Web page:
Tuesday, June 22, 2010

Work Your Strengths

I read an awesome, well researched book called Work your Strengths - A Scientific Process to Identify Your Skills and Match them to the best Career for You by Chuck Martin, Richard Guare and Peg Dawson. The author team has an impressive track record in research and psychology.

Through a questionnaire, they get the prospect to identify their strengths on 12 different scales that they have identified as being crucial for success.

The 12 key executive skills include:

1 - Response Inhibition - the ability to think before you act (I am weaker on that one than the rest)

2 - Working Memory. The ability to remember things while doing complex tasks. I often call this innate intelligence.

3 - Emotional Control.

4 - Sustained Attention. (I have often thought I was a bit ADD but I actually score high on this scale. I am thinking despite handling multiple things at once, I do tend to keep my focus)

5 - Task Initiation. I am great on this. I like to start things and I do. This is the one area I often coach people on - Just Do It.

6 - Planning/Prioritization.

7 - Organization

8 - Time Management - I hate to say I told you so but Time Management is one of the critical skills for success. To summarize the key point of the book - you should buy my Time Management Book (or at least that is what I took away from it)

9 - Goal Directed Persistence. This is one of my big strengths. I believe in and practise goal setting.

10 - Flexibility. I have often seen executives struggle with things when circumstances change without warning.

11 - Metacognition. This is the ability to take a birds eye view of of yourself in a situation and understanding what you need to do.

12 - Stress tolerance.

My initial inclination was to figure out how I could be stronger in each of these key areas.

What I notice is many of these overlap. EG - Being able to have Goal Focused Persistence ties to Sustained Attention. Strength in one area is often used to handle a challenge when it could also use strength in another area to handle the same issue.

Strengths are shades of grey. Not Black and White (at least not in most cases)

The one part that I had a knee jerk negative reaction to was "you cannot change your strengths". But as I read the book, I actually came to agree with what this book calls a "truth". I know innate intelligence cannot change.

My technique for dealing with challenge is to study and learn. Learning does not change inherent strengths but can give us systems and processes to deal with an area. One reason I wrote my book on time management is that I am not naturally good at it. So the book is mostly about tricks, systems and processes on how to cope so you can appear "good" at it.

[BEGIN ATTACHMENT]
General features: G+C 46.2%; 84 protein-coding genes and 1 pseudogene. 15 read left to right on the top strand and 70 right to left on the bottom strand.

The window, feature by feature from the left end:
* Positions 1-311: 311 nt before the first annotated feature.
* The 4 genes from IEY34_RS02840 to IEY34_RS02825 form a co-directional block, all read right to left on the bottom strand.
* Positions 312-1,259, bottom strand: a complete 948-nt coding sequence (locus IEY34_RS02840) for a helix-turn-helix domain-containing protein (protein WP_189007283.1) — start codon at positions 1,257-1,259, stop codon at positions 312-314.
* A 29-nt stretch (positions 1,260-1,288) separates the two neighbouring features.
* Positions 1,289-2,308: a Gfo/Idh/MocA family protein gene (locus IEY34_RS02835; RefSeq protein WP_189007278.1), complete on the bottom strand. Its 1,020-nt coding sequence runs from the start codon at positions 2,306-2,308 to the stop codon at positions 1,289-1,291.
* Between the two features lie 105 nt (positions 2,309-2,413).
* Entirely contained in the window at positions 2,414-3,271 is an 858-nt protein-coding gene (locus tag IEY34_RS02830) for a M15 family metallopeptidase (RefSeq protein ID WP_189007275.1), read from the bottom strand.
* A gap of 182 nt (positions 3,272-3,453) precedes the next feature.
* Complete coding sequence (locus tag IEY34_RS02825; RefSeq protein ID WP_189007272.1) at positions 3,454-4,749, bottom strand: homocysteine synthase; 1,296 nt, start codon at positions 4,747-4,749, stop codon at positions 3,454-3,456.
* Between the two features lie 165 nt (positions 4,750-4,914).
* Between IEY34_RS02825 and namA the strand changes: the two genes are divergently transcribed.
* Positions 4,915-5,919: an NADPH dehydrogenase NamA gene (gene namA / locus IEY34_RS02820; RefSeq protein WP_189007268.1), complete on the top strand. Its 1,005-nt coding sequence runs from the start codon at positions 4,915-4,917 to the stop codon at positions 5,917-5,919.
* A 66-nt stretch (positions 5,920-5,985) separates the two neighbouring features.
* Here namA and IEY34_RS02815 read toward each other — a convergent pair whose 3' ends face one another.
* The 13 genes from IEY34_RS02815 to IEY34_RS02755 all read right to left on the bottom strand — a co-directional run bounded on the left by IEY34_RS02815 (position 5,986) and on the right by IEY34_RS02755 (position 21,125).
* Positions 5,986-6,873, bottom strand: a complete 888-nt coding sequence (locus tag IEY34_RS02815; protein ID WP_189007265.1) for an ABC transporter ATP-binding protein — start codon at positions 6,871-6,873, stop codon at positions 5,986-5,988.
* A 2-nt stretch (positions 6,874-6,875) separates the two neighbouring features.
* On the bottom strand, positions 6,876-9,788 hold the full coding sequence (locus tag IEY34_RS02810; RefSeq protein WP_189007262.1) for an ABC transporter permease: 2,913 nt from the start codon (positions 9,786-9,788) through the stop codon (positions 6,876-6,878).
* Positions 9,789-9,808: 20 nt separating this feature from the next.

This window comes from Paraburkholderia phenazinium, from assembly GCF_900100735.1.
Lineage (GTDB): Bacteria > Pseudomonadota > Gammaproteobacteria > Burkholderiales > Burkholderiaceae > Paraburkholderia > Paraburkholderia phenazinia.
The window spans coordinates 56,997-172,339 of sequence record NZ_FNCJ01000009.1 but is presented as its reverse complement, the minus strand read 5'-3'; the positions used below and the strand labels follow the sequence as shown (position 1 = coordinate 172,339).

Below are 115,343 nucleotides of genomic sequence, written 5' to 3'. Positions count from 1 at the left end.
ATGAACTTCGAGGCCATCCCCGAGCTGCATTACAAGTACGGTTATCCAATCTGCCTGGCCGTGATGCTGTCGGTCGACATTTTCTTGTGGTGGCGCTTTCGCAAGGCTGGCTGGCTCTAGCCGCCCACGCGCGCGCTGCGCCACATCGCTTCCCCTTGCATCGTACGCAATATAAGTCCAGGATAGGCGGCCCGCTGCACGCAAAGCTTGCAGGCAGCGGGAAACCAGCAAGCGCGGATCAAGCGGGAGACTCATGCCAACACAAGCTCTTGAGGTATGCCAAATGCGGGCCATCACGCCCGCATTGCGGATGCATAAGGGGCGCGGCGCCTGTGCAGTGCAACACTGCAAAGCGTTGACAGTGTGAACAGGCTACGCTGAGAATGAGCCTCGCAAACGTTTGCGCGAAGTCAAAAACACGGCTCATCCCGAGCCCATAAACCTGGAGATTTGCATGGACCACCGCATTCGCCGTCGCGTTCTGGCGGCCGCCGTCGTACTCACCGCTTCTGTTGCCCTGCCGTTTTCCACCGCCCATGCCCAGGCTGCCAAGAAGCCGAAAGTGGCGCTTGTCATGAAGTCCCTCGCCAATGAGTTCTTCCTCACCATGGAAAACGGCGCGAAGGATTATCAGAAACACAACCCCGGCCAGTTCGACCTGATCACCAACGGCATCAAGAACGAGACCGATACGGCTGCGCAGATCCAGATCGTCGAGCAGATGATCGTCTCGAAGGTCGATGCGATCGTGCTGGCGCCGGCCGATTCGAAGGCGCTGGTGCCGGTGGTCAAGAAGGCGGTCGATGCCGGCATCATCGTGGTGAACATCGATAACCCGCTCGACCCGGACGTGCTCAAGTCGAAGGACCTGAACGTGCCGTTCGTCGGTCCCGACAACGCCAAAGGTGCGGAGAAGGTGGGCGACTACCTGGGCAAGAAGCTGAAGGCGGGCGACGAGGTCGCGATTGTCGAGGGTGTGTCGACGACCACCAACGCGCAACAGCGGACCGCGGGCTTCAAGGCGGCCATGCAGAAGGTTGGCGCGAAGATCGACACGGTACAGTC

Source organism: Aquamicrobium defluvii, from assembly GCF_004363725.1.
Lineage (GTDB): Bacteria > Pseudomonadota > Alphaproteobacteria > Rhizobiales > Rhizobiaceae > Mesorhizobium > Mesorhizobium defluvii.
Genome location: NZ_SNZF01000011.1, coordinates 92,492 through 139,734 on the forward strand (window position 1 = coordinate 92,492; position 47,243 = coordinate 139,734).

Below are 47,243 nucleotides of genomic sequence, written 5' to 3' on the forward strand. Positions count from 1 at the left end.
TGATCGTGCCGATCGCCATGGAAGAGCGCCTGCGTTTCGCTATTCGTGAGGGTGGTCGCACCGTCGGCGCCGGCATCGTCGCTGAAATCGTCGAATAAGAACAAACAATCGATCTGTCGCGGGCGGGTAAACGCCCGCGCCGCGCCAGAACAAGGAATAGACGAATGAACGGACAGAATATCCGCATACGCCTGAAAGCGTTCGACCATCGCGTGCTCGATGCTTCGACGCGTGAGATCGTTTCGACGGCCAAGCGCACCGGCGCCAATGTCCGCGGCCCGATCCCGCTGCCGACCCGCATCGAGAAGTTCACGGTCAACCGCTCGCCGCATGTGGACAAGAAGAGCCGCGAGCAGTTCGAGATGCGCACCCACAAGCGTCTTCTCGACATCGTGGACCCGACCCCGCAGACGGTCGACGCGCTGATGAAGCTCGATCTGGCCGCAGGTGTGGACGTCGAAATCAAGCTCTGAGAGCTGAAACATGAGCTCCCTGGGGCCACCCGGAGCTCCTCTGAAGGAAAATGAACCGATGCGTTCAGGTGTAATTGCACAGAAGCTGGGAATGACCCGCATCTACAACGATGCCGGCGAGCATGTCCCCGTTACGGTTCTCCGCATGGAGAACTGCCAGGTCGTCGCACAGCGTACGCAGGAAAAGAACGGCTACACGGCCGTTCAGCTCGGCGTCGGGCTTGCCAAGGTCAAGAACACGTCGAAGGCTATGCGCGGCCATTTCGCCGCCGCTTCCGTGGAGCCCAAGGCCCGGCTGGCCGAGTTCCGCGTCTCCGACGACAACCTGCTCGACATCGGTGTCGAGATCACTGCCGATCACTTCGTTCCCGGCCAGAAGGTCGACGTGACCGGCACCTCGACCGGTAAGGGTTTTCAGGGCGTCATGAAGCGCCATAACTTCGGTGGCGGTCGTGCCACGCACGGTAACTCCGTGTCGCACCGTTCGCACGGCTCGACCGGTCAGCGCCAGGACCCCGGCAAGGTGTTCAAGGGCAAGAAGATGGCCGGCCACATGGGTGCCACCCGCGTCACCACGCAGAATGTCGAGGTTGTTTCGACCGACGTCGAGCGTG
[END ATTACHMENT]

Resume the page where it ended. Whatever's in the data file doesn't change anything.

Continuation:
Work Your Strengths then goes on to review dozens of jobs and areas/industries and point out what areas need key strengths can tolerate certain weaknesses. They list 3 key must have Executive Skills, 3 that are ok with be weak in and then one area that is called a "determining trait" where the theory is having that strength differentiates the true achievers in the field/position.

The research the book is based on is impressive. There are pages of companies that participated in the study. They do 2000 surveys every 2 weeks.

What I learned is I would be a good CEO/Leader especially in a marketing role.

5 Comments:

At 1:26 PM, Blogger Tom said...

"What I learned is I would be a good CEO/Leader especially in a marketing role."

Yeah - I knew that about you already.

 
At 9:51 AM, Blogger Keller said...

As someone with a learning disability I recently discovered that I have impaired working memory (or "innate intelligence"). I only have three "chunks" opposed to the standard 7+/- 2. In spite of my insufficient RAM, I have been able to rewire my brain over consistent effort over time. Today, this deficit is not one that people could readily identify.

 
At 11:40 AM, Anonymous Dr. Leslie Roberts said...

Thanks for the great post, Jim! We've blogged about it to share this great resource with other entrepreneurs.

 
At 10:25 AM, Blogger Patti said...

And don’t forget a great mentor …

 
At 12:57 PM, Blogger testalways said...

Hi Jim,
Nice list. I think this skills are general valuable for a lot of crafts. For example I am a tester and every item in that list applicable. Maybe for different professions differs the percentage or priority.

Sebi
www.testalways.com

 

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